24 April 2024

    The Goldilocks portfolio

    Matt Logan (CFA)

    Senior Investment Analyst

    Email Matt
    Matt Logan (CFA)

    Senior Investment Analyst

    Email Matt

    You might remember the story of Goldilocks who helped herself to the three bears’ porridge in her quest to find the perfect breakfast. What if we applied the Goldilocks method to the world of investing, and tried to find an investment where the mix of risk and return could be just right?

    When you think of investment returns, stocks are an obvious place to start. An investment in the well-known US S&P500 stock index over the last 20 years would’ve generated about 11% per year in returns. Sounds impressive, but it wasn’t all smooth sailing. The Global Financial Crisis (GFC) caused a 51% drop in the index from peak to trough. Staying fully invested through times like that can be extremely difficult – the stress of seeing your investment falling day after day can be hard to cope with. I think Goldilocks would say stocks are ‘too hot’.

    What about bonds? They were a lot less volatile during the GFC, up 1% over the same period that stocks were down. Owning them would’ve felt much better than owning stocks. But it came at a cost. Over the last 20 years global bonds (The Global Aggregate Index) returned just 3% per year on average, or roughly 8% less every year - than the S&P500.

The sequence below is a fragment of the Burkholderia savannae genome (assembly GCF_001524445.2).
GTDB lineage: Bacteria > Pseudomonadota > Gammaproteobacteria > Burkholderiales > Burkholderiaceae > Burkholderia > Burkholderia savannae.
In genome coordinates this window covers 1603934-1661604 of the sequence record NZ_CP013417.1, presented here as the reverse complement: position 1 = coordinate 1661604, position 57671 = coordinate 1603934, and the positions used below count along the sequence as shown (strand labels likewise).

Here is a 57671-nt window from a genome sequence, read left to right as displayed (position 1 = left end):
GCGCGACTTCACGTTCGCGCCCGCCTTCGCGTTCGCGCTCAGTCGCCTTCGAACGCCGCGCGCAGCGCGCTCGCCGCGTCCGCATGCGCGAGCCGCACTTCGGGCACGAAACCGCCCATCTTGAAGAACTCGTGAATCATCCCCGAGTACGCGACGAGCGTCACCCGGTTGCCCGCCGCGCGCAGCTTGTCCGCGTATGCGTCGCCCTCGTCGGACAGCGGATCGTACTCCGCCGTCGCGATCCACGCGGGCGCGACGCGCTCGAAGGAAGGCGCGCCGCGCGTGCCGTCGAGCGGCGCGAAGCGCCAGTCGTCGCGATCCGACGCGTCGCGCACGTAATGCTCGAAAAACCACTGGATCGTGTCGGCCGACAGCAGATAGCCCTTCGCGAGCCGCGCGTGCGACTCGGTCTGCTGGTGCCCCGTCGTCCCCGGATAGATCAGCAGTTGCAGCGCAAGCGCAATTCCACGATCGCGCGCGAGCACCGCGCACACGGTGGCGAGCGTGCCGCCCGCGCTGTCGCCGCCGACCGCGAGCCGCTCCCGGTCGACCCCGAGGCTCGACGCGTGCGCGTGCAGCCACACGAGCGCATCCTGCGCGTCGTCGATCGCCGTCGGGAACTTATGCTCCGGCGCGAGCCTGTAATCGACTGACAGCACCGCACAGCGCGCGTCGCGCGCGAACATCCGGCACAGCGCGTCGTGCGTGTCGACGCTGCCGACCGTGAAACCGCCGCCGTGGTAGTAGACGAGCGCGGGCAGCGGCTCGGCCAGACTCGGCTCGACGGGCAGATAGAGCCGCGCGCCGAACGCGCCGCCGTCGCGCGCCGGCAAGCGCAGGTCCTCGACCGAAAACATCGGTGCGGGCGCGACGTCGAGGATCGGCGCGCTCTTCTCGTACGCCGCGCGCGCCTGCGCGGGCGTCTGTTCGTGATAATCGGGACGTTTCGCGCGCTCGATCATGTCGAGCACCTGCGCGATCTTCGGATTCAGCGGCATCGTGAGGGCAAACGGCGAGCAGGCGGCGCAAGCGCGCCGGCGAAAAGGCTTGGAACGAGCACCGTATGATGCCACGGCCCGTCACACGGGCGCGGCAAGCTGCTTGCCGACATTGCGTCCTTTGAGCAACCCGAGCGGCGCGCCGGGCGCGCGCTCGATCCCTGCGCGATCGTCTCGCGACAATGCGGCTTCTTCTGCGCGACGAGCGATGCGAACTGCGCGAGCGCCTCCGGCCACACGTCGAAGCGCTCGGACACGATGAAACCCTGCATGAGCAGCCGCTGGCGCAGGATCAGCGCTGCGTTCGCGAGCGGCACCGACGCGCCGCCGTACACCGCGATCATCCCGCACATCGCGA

Many investors have a long-time horizon, so receiving 8% less per year on average in investment returns is a large price to pay, even if it makes for a less bumpy ride. I think Goldilocks would find traditional bonds too cold.

    This interplay between risk and return is nothing new: all investors deal with it one way or another. You might take too much risk and find extreme pain during short term market volatility, or you could take too little risk, dealing with the pain of inadequate returns over the long term. The latter can be much more uncomfortable, despite the smooth ride. If you’re saving for your retirement you might find you don’t have enough money for the lifestyle you want, or you might never achieve the ambition you had for your investment.

    Is there something in the middle? An asset class where risk isn’t too high, nor returns too low? Something just right?

    Are High Yield Bonds the Goldilocks investment?

    High yield bonds could fit the mould. Their 20-year average return is 7%, providing equity-like returns but with significantly less risk. Over the same period their volatility was 39% lower than the S&P500. That is, in the average year the range of returns for high yield bonds is much narrower than stocks.

    So how does this fit in our risk / return paradigm? During the GFC, high yield bonds still suffered but fell only 26% – about halfway between traditional bonds and the S&P500. And in the year that followed? High yield bonds outperformed stocks, up 56% vs the S&P500’s 54%. This impressive period was a good example of how high yield bonds can perform like stocks sometimes and bonds at other times.